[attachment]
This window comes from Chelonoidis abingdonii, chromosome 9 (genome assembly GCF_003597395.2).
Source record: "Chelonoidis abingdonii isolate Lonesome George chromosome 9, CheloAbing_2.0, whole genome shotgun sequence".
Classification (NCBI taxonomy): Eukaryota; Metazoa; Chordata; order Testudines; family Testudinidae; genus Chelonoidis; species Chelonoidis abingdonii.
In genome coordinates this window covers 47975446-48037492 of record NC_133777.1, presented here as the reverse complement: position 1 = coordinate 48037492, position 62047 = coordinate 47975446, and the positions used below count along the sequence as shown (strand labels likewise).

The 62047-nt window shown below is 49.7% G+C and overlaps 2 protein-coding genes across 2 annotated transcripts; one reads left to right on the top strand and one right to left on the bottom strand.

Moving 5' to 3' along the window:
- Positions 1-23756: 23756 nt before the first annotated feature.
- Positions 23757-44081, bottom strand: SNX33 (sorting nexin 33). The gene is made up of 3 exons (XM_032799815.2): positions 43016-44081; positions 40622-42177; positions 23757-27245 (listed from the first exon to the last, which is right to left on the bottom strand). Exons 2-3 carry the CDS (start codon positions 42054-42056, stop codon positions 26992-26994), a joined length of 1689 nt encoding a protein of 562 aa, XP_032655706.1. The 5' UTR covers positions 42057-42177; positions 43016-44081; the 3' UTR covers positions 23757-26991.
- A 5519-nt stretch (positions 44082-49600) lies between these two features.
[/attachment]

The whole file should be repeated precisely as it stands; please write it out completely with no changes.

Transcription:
This window comes from Chelonoidis abingdonii, chromosome 9 (genome assembly GCF_003597395.2).
Source record: "Chelonoidis abingdonii isolate Lonesome George chromosome 9, CheloAbing_2.0, whole genome shotgun sequence".
Classification (NCBI taxonomy): Eukaryota; Metazoa; Chordata; order Testudines; family Testudinidae; genus Chelonoidis; species Chelonoidis abingdonii.
In genome coordinates this window covers 47975446-48037492 of record NC_133777.1, presented here as the reverse complement: position 1 = coordinate 48037492, position 62047 = coordinate 47975446, and the positions used below count along the sequence as shown (strand labels likewise).

The 62047-nt window shown below is 49.7% G+C and overlaps 2 protein-coding genes across 2 annotated transcripts; one reads left to right on the top strand and one right to left on the bottom strand.

Moving 5' to 3' along the window:
- Positions 1-23756: 23756 nt before the first annotated feature.
- Positions 23757-44081, bottom strand: SNX33 (sorting nexin 33). The gene is made up of 3 exons (XM_032799815.2): positions 43016-44081; positions 40622-42177; positions 23757-27245 (listed from the first exon to the last, which is right to left on the bottom strand). Exons 2-3 carry the CDS (start codon positions 42054-42056, stop codon positions 26992-26994), a joined length of 1689 nt encoding a protein of 562 aa, XP_032655706.1. The 5' UTR covers positions 42057-42177; positions 43016-44081; the 3' UTR covers positions 23757-26991.
- A 5519-nt stretch (positions 44082-49600) lies between these two features.